Saturday, April 15, 2017


     Two performances down, two to go. Performing on the road is a whole new ball game. What to pack, how to keep gowns from wrinkling, how to juggle staying with friends and keeping the focus, how to keep nerves intact while eating weird food and not having the luxury of exercise routine and balanced diet.

     I have a whole new respect for entertainers who perform their concerts night after night with the excitement and stress of getting acclimated to the venue, the accoustics, the instruments, the air. . .
How do the big names do it night after night, week after week? I now get how they need alcohol and drugs to keep their stamina and sanity, which of course will bring them to their knees if continued long term.

     The last six days have been a whirlwind of adjustments, excitement, thrills, frustrations and dream-come-true moments. The reception I have experienced from friends and audience members has been humbling and exhilarating. From lovely compliments to friends with tears rolling down their cheeks, I have learned why the big names continue to put themselves out there and share their talent. I am no "big name," and I am certainly no concert pianist, but I have had a small taste of the "high" of "a job well done." This is not an activity for the thin-skinned or the feint of heart. It takes stamina, courage, a lot of positive self-talk, some serious meditating, constant discipline, incredible focus and a good sense of humor. All of this will drain a normal person's energy very quickly, so a good night's rest is crucial. (Imagine sleeping on a different bed in a different hotel every night for weeks on end).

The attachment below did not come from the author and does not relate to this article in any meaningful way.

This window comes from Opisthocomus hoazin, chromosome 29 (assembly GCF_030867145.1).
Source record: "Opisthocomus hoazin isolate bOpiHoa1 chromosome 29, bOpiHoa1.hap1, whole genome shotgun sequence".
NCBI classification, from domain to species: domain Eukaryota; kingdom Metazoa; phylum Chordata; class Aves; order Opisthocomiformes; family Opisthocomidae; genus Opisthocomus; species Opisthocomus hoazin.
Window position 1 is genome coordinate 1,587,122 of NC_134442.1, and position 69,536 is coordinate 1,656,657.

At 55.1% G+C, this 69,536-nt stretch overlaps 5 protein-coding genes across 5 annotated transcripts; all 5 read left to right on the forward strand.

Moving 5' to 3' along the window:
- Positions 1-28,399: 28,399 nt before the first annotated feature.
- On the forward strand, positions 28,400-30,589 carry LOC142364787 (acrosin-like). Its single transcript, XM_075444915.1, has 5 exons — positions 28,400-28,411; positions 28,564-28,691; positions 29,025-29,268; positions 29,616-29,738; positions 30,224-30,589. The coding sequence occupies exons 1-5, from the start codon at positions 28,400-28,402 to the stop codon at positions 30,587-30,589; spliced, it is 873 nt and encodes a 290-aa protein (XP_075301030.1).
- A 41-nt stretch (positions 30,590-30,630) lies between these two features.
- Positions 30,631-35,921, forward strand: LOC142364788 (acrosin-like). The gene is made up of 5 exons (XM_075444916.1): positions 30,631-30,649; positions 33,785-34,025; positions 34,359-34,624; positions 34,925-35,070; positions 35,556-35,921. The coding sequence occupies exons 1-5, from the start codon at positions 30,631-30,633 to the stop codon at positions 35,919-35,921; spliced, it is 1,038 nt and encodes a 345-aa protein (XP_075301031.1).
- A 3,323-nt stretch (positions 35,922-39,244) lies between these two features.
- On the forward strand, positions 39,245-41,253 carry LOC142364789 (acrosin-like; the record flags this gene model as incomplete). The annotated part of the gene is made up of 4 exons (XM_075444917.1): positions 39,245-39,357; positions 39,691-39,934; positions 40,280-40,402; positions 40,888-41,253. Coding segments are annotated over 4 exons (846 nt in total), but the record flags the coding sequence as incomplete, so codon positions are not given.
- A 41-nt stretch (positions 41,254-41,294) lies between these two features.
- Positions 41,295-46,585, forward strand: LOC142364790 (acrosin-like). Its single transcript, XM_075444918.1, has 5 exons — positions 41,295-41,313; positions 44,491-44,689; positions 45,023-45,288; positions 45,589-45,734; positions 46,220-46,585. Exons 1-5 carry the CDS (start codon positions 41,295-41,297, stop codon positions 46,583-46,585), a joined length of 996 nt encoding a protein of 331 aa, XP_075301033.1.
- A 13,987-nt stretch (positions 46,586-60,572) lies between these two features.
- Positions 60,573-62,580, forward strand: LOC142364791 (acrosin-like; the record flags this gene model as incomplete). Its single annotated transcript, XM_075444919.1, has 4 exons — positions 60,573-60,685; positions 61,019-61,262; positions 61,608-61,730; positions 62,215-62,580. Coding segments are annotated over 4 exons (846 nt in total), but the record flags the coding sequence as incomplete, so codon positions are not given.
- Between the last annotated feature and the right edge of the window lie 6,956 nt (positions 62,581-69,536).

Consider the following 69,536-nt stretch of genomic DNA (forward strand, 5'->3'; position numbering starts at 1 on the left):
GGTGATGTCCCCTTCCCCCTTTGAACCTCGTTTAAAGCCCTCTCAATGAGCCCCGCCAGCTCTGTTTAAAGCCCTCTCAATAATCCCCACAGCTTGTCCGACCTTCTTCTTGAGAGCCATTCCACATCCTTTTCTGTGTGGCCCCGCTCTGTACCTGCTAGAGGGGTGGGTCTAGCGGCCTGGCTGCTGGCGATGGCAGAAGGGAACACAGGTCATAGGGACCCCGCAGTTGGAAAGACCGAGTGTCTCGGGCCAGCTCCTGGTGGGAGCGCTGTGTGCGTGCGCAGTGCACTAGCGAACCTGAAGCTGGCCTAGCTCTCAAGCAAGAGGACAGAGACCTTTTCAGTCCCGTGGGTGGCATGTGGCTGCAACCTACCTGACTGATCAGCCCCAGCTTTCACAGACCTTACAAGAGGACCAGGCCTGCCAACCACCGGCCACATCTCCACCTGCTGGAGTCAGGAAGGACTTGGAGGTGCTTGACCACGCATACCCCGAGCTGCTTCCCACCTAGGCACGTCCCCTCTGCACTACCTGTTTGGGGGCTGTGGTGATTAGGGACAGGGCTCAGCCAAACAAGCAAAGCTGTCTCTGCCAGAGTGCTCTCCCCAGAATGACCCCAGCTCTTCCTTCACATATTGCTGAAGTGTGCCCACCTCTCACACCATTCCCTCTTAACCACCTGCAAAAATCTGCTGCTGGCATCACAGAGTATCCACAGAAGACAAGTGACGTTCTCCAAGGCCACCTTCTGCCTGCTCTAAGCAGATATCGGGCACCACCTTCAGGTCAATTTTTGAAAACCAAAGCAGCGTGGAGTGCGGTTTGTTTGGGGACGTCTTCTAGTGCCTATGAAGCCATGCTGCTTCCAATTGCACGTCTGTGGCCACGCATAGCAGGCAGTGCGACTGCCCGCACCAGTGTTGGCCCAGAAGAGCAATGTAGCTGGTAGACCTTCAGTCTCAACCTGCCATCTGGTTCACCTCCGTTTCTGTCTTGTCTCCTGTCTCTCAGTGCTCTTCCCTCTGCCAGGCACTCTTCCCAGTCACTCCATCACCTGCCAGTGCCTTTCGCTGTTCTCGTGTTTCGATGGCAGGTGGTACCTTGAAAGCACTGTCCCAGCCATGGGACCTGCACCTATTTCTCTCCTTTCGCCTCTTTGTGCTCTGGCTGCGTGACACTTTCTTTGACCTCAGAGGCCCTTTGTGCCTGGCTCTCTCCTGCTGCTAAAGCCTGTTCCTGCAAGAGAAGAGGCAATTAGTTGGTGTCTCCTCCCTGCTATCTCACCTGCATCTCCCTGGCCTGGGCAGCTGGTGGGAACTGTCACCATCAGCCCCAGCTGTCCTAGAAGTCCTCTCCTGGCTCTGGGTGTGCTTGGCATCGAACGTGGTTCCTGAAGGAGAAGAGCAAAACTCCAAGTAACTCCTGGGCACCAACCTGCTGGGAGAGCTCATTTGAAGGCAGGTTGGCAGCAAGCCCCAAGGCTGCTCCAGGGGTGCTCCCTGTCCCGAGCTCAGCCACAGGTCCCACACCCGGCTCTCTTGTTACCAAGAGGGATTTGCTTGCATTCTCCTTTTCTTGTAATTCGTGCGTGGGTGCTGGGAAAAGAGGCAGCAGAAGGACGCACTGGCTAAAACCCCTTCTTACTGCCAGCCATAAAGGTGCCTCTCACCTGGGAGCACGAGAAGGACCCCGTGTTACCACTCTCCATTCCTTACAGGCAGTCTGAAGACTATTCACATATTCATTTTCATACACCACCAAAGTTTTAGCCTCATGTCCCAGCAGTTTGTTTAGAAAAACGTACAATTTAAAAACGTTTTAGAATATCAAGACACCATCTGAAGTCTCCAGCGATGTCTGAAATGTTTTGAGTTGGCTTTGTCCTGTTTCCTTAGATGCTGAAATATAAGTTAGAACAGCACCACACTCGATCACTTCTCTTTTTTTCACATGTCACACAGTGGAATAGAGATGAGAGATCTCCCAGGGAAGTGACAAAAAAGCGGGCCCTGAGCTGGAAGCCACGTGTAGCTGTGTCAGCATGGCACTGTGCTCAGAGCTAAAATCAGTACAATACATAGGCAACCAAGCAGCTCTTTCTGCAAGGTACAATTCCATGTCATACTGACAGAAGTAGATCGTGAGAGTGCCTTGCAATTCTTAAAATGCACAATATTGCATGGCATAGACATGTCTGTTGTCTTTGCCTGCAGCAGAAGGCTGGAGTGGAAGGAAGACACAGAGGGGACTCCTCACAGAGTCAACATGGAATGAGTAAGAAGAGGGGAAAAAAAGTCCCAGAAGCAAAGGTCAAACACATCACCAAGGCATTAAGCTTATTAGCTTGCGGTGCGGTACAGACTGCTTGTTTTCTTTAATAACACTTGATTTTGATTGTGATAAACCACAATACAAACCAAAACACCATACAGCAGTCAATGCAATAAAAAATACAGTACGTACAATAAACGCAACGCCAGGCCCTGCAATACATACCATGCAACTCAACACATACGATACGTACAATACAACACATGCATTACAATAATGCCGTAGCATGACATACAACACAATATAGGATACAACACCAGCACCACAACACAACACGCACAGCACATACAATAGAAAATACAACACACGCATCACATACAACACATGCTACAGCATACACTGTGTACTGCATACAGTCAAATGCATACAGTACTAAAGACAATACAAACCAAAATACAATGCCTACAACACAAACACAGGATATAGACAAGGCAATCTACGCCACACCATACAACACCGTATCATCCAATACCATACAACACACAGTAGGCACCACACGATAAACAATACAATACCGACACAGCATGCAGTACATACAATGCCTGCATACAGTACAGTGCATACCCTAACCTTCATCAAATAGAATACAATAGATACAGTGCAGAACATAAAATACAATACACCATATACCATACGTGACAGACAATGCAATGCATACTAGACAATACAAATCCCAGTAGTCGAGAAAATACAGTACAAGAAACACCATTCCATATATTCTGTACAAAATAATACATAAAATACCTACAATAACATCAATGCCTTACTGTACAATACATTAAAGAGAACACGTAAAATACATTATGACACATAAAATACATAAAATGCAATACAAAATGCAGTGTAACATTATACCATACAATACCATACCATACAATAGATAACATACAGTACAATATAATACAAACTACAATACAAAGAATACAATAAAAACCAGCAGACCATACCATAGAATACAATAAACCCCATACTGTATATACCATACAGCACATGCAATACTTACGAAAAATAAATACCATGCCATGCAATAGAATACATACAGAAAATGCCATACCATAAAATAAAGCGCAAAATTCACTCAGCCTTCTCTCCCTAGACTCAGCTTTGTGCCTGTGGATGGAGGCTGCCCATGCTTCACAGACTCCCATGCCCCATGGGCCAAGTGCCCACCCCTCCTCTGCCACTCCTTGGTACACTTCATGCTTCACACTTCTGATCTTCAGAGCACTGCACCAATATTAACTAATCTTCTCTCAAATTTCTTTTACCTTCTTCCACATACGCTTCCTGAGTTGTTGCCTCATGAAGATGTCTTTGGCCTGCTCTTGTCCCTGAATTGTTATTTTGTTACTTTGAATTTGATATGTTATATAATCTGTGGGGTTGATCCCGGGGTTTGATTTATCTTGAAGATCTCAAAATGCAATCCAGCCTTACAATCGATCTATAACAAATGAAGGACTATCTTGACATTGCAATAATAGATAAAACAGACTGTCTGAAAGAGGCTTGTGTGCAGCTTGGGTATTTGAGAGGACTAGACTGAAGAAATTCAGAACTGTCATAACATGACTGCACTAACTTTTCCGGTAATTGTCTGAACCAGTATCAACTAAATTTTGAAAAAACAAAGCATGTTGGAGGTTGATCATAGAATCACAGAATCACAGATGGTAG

I have spent almost a year preparing my George Gershwin one-woman show. The journey/process has been the motivator. I love the research--finding fascinating facts and funny stories about famous people that no one would have imagined. I love taking all the information and molding it into an entertaining/educational script that will engage my audience. I love adding my own touches to it to give it my own unique perspective. I enjoy creating a voice with which to tell the story in a humorous but informative way. Performing the 6-7-page script and playing the pieces is the icing on the cake. With every kind word comes an ounce of energy to launch me into the next project.

     Thank you to all who attended. Thank you to all who encouraged me along the way. Thank you to my father who taught me that I can do anything if I put my mind to it (even in my 70s). Thank you to my close friends who love me no matter what, and thank you to my daughters who seem to be proud, not embarrassed. Of course, thank you, most, to Mr. Wonderful, who has to listen to the endless practice sessions, endure my angst before performing, read the script and tell me if it makes sense, endure the fear of my crashing on my face. Thank you, my love!

     Whether I am George Sand, Emma Bardac, Kay Swift or ????, I am always happy to tell a story that will continue the appreciation of the talented composers who enrich our lives with their music.

     Sergei, here I come.